Heteroscedastic Errors-in-Variables Models in Computer Vision

Ph.D. Thesis Bogdan Matei


We have witnessed in the last ten--fifteen years a significant improvement of 3D computer vision applications such as scene reconstruction, tracking, mosaicing. The deeper understanding of the geometry underlining these tasks is one of the main reasons behind this progress. The geometry of the scene imposes various constraints on the projection of 3D objects in the image plane. For example, in uncalibrated stereo the features must lie on corresponding epipolar lines. These constraints are rigorously satisfied only in the absence of measurement errors. However, there are multiple sources of errors in the real data, ranging from quantization noise to violations of the embedded assumptions at earlier processing stages. A large number of geometric constraints encountered in computer vision are linear in the parameter of interest and depend on the measurements through relative simple nonlinear functions. For such models, an incorrect way of handling the measurement noise during the estimation process may yield parameter estimates with poor accuracy. We argue that the proper analysis of the geometric constraints when all the measurements are affected by noise is by employing the errors-in-variables (EIV) statistical model. We perform the analysis of the EIV model under the most general assumption of anisotropic and inhomogeneous, i.e. heteroscedastic, noise. The main contribution of the thesis is a novel estimation technique for the EIV model with heteroscedastic errors, the HEIV algorithm. The HEIV algorithm was successfully applied to a variety of computer vision applications: 3D rigid motion estimation, conic fitting, fundamental matrix and trifocal tensor estimation. Most often, we are interested not only in finding the parameter estimates, but also in assessing how accurate these estimates are, given a particular set of measurements. We address the issue of performance assessment in two different ways: by deriving analytical expressions for the covariance and bias of the HEIV parameters, or by doing bootstrap simulation. In the last part of the thesis we present a method for measuring the uncertainty in correlation based feature matching between images. The shape of the correlation surface models the uncertainty associated with a match and is encoded in covariance matrices. These covariance matrices are then employed in the outlier rejection and ensuing parameter estimation using either HEIV, or other optimization techniques.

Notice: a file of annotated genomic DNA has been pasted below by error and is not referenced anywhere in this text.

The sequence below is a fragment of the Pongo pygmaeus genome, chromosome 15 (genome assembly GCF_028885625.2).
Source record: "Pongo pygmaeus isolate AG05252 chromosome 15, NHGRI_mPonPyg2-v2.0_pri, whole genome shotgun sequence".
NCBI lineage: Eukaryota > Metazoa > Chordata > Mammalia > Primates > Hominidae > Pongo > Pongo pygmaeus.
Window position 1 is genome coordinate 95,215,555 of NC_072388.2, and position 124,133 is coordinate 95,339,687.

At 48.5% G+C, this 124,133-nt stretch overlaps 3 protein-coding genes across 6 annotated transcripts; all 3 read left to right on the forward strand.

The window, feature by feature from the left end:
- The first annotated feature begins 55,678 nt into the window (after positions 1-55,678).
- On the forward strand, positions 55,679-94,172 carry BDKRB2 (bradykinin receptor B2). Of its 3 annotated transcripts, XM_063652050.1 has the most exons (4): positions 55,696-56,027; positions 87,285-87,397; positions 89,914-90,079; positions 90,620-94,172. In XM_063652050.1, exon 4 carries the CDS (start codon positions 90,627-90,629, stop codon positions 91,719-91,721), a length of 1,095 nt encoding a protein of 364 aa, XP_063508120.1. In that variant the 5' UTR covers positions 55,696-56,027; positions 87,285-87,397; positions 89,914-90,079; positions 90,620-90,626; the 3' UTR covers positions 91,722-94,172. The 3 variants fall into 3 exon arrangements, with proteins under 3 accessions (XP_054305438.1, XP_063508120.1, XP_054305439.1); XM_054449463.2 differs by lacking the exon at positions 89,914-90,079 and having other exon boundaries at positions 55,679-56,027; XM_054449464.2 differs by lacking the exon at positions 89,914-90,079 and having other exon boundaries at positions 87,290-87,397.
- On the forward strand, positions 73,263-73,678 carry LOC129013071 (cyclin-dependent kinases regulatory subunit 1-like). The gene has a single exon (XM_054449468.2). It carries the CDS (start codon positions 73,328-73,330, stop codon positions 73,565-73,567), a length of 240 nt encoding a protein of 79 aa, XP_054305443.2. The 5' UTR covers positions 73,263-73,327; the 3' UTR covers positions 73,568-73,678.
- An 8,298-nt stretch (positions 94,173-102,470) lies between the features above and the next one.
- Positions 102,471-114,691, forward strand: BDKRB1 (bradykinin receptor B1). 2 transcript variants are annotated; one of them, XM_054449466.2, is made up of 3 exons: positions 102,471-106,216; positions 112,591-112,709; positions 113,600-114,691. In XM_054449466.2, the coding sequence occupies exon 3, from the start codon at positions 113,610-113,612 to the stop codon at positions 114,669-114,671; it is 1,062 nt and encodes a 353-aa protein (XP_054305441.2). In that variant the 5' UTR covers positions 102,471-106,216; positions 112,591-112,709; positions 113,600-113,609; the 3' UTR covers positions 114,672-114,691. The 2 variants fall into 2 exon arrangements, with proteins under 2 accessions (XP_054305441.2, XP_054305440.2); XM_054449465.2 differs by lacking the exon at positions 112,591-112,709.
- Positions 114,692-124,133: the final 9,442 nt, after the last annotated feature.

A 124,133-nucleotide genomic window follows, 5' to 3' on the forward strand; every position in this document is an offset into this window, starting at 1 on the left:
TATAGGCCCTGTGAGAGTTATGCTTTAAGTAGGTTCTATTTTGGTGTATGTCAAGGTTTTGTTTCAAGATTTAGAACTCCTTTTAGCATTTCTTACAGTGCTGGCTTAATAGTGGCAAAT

The thesis contains 215 pages. The compressed version has 10M.

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